lens on new york city: the cell phone eye

dear readers,

was just in dc for a 50th birthday, where the power-filled, monumental streets give way to handcuffs and no relief, but in the midst we sure did shake it don’t break it in celebration of sister makani themba-nixon. i wish i had had my camera. but documentation can take so many forms. here are a survey of shots from my cell phone, this is a look at life in new york city.

i homeless: a striking piece of art commentary across the street from MOMA (the museum of modern art)

a couple weeks ago a student, for his audition piece, showed the class his progression as a photographer, from taking cell phone pics, to getting funded to travel to sierra leone and photographing there, in africa. his willingness to show the steps of growth inspired me to share here. photography is a passion, took a black and white class in college on a lark, and dug it so much, making magic out of light in the dark room. there is something to be said for the casual lens, the cell phone lens, the disposable lens, the pictures can be so revealing. this summer, i was at a film festival in south india, and aspiring filmmakers on the panels and in the audience were abuzz about the potential in cell phone movie making. because now we all have the tools. enjoy.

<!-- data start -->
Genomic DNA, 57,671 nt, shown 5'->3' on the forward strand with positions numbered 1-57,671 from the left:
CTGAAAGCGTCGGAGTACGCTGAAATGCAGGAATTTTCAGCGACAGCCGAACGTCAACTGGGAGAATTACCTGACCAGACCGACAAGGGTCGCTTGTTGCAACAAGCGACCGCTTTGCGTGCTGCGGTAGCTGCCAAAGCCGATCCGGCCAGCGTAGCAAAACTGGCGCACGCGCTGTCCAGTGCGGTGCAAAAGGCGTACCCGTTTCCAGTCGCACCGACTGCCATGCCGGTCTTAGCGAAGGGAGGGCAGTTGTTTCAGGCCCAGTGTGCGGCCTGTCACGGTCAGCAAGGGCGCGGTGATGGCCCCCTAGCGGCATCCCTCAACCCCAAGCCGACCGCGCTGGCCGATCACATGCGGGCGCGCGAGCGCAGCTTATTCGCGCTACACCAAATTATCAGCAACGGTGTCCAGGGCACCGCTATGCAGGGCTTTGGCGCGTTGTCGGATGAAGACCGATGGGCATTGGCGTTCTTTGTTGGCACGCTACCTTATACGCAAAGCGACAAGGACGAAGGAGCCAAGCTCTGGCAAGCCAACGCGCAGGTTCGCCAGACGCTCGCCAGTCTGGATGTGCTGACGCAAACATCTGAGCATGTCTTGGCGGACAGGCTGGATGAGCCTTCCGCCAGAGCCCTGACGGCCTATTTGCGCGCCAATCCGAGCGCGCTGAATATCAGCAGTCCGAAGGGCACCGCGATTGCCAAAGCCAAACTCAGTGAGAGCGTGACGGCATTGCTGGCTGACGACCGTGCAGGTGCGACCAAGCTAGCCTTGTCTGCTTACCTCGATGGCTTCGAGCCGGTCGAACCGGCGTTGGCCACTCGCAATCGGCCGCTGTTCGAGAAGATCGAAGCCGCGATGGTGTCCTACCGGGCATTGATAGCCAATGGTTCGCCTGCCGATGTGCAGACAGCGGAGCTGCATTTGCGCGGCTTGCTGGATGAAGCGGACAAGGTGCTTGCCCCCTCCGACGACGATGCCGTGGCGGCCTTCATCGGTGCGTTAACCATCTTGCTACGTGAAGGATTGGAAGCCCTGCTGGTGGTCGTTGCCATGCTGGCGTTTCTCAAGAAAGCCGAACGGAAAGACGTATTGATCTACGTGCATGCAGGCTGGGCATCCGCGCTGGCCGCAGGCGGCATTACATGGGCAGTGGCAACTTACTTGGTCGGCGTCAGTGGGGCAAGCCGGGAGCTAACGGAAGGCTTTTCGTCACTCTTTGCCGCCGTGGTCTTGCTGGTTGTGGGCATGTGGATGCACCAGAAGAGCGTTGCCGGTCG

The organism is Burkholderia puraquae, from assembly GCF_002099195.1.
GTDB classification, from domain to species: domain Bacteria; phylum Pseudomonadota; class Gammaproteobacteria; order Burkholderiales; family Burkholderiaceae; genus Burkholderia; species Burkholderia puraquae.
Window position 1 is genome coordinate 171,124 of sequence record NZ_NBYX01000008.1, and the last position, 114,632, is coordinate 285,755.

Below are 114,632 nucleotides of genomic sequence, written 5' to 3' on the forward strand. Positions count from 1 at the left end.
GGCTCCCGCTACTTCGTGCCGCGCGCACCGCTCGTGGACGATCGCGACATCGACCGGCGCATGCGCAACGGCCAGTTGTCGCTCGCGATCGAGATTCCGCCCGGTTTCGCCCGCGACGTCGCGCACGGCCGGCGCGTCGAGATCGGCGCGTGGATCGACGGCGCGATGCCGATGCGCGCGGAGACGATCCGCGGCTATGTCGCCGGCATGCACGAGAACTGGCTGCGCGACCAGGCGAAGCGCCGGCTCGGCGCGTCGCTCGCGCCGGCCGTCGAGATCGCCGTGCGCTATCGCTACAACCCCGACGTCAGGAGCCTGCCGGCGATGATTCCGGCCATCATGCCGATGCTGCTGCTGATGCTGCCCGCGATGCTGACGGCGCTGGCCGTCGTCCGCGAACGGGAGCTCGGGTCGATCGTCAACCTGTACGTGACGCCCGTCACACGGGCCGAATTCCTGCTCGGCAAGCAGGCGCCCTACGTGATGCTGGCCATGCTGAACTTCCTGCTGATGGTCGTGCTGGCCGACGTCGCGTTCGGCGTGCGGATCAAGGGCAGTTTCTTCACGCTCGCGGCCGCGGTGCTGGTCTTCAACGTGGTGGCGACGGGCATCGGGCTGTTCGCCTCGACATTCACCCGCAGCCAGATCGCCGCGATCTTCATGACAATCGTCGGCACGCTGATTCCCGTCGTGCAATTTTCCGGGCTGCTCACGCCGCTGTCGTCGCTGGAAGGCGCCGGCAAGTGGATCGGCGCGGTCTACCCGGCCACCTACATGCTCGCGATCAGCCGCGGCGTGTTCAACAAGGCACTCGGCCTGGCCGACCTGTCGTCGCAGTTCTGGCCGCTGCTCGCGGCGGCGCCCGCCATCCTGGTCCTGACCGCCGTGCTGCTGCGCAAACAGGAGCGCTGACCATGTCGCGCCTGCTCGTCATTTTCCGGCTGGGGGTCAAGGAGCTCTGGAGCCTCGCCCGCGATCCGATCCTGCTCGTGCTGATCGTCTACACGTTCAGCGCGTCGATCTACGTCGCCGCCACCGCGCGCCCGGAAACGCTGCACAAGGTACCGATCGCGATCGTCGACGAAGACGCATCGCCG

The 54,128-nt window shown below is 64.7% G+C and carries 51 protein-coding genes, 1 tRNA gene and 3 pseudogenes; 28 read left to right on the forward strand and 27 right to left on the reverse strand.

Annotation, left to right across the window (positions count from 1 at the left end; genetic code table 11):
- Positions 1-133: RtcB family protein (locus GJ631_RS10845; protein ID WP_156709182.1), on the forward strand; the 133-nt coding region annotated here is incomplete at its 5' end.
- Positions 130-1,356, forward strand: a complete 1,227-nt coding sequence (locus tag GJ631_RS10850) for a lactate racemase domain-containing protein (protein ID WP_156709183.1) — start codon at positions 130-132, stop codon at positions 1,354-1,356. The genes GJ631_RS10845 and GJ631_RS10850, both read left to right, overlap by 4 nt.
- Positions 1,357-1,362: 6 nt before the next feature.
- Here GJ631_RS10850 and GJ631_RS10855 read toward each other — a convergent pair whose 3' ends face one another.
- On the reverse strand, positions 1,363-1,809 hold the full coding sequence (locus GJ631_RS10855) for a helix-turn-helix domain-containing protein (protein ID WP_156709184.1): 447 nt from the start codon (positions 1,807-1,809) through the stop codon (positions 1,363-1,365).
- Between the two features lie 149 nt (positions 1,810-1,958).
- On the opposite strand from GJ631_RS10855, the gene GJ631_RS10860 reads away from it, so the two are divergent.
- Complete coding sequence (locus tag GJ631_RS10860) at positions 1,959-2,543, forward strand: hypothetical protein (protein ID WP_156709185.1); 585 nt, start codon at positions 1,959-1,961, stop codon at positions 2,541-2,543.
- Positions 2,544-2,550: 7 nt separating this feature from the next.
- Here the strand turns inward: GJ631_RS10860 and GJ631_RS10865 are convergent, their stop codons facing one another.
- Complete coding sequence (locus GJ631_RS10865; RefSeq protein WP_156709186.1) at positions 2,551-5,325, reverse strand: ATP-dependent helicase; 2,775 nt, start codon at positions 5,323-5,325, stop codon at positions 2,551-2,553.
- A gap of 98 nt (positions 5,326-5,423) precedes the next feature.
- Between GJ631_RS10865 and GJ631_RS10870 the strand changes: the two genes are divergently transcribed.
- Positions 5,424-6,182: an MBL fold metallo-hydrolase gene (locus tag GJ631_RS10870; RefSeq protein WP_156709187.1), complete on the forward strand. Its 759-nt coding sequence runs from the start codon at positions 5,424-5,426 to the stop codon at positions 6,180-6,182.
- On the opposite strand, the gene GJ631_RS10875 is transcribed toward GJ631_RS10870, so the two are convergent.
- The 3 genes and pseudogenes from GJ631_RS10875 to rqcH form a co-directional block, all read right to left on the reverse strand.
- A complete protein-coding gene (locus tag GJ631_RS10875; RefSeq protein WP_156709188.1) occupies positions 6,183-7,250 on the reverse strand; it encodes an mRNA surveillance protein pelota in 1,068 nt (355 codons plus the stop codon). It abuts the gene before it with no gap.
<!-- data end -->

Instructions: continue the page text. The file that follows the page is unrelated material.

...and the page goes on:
riding up the west side highway bike path all the way to a little red lighthouse underneath the george washington bridge

heart window in bay ridge

real indian hair: a common ad in flatbush beauty salons, though not usually with the scalped image shown here

riis beach

coney island sunset, labor day weekend

spirited mural on flatbush ave, near fat alberts

bay ridge graveyard, an oasis

brooklyn: my blanket drying on the writ up roof

come back for more,
the political poet

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2 thoughts on “lens on new york city: the cell phone eye

  1. Peter says:

    Indian hair has its own inherent advantages: it is simultaneously thin and strong. The hair comes from Indian widows, who are required to shave their heads, and then put through an osmosis process where the color pigment is removed.

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